Dance, Gladys, Dance by Cassie Stocks

I had no point of navigation but I was hell-bent on finding my way to Ordinary.  I didn’t know what I hoped to find on that voyage or, God forbid, at the end of it, but I knew there was nothing but bilge rats and bullshit on the course I’d been following.

That’s our introduction to 27-seven-year-old Frieda Zweig, who is currently living with a friend, job-hunting, and trying to ignore her love for painting.  After a couple failed romantic relationships and a few hard critiques of her art, Frieda just wants to live an ordinary life… whatever that is.  A classified ad in a newspaper catches her attention, introducing her to Gladys and Mr. H.

Mr. H is a widower, estranged from his only son and active at the local art centre, who has decided to rent out his upstairs room because he’s lonely living by himself.  As he and Frieda try to help each other, they meet a host of other zany characters, including Frieda’s ex-boyfriend Norman and Mr. H’s movie-producing song Whitman.  Soon, this unusual group of friends is embarking on a crazy plan to save the art centre.

Dance, Gladys, Dance is Canadian author Cassie Stocks’ debut novel.  This book was fun from page one to the end; I laughed aloud in several places.  I wasn’t totally sure how I’d feel about reading a novel with a ghost, but I loved the way that Cassie handled Gladys’ character and her relationship with Frieda.  Each of the characters in the novel was distinct and unique, yet also completely realistic and likeable.

One of the things I liked about this novel was how Stocks brings alive a variety of characters on the margins of society.  Mr. H and Miss Kesstle are seniors living alone.  Marilyn and Girl are doing drugs and nearly homeless.  And Gladys simply needs to tell her story, as she was shunned and ostracized during her life.  Telling stories and living your dreams are big themes in this novel.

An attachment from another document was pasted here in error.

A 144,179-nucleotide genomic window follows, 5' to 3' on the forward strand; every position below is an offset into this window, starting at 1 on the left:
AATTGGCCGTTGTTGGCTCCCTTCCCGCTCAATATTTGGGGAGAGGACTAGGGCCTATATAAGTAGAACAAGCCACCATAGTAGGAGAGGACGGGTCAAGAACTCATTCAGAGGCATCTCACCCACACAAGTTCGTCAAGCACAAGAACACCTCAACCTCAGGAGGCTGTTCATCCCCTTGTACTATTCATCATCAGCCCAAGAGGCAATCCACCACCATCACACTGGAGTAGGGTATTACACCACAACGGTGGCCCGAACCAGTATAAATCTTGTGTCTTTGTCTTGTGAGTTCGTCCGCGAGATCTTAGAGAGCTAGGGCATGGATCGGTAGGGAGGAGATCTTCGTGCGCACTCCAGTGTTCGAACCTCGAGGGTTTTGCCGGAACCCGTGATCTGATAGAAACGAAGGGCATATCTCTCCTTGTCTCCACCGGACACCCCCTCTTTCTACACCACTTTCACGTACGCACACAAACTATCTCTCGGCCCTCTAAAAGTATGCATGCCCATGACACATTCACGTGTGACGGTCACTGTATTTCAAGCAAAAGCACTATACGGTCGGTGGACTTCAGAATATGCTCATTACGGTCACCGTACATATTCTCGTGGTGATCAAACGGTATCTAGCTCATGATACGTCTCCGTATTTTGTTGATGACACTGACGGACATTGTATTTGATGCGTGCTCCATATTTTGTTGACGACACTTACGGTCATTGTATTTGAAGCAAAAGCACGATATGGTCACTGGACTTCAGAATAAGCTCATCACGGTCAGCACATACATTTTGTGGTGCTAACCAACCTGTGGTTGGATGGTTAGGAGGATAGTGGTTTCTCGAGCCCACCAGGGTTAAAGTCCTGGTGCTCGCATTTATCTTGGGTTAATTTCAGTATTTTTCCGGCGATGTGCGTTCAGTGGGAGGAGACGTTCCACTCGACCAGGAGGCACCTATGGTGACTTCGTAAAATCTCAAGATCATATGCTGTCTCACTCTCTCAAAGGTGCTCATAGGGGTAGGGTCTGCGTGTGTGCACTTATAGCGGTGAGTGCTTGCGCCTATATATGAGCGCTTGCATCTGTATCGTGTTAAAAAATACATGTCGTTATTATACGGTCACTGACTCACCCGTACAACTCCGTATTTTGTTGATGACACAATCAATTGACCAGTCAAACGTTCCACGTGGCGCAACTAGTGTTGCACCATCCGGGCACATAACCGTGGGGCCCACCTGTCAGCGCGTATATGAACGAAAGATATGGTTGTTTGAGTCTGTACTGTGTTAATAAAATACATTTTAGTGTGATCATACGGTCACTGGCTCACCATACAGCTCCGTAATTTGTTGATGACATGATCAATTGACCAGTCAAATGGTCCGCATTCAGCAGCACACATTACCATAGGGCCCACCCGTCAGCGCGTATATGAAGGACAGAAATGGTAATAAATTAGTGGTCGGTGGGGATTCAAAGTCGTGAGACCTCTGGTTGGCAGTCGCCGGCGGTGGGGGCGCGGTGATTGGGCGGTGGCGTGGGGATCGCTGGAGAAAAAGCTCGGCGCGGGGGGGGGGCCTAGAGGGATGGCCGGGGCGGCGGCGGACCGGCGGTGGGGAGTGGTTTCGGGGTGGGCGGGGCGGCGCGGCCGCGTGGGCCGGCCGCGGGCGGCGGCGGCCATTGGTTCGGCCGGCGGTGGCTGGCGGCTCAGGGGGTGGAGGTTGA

Dance, Gladys, Dance is a witty, affectionate tale—with a supernatural twist—of several women who are coming to grips with the dreams they’ve sacrificed or outright given up, and the changes that they make to their lives to follow their dreams once again.

For more about Cassie Stocks, visit her website or come back next week Thursday for her guest post right here on The Koala Bear Writer.


  1. says

    Loved reading Christine’s comment about her grandmother.

    I live too in small town Ontario and we’ve got our fair share. The (not-really) Sheriff, The Wolves, the Hermit. I could tell an entire story about the characters on my street!

    Besos, Sarah
    Zookeeper at Journeys of The Zoo
    journeysofthezoo at hotmail dot com

  2. says

    This sounds like a great book! I love witty and affectionate :) Oh my goodness…a zany character? I live on a small island in the rural North! I run into LOTS of zany characters! :)

    As for someone whose story I’d love to tell, it would have to be that of my grandmother’s. She and my grandfather had to go in hiding from the Japanese during the war and went from village to village with their 8 children. She told me how the Japanese were bayoneting babies (she tried not to tell me all the gory details). When I told my grandparents I was going to Japan to teach for a few years (in my 20s), I didn’t understand at the time why they were so against it. They lived through so many changes and have seen so much in their lives. My grandmother just passed away in May, but her stories are still so vivid in my mind.

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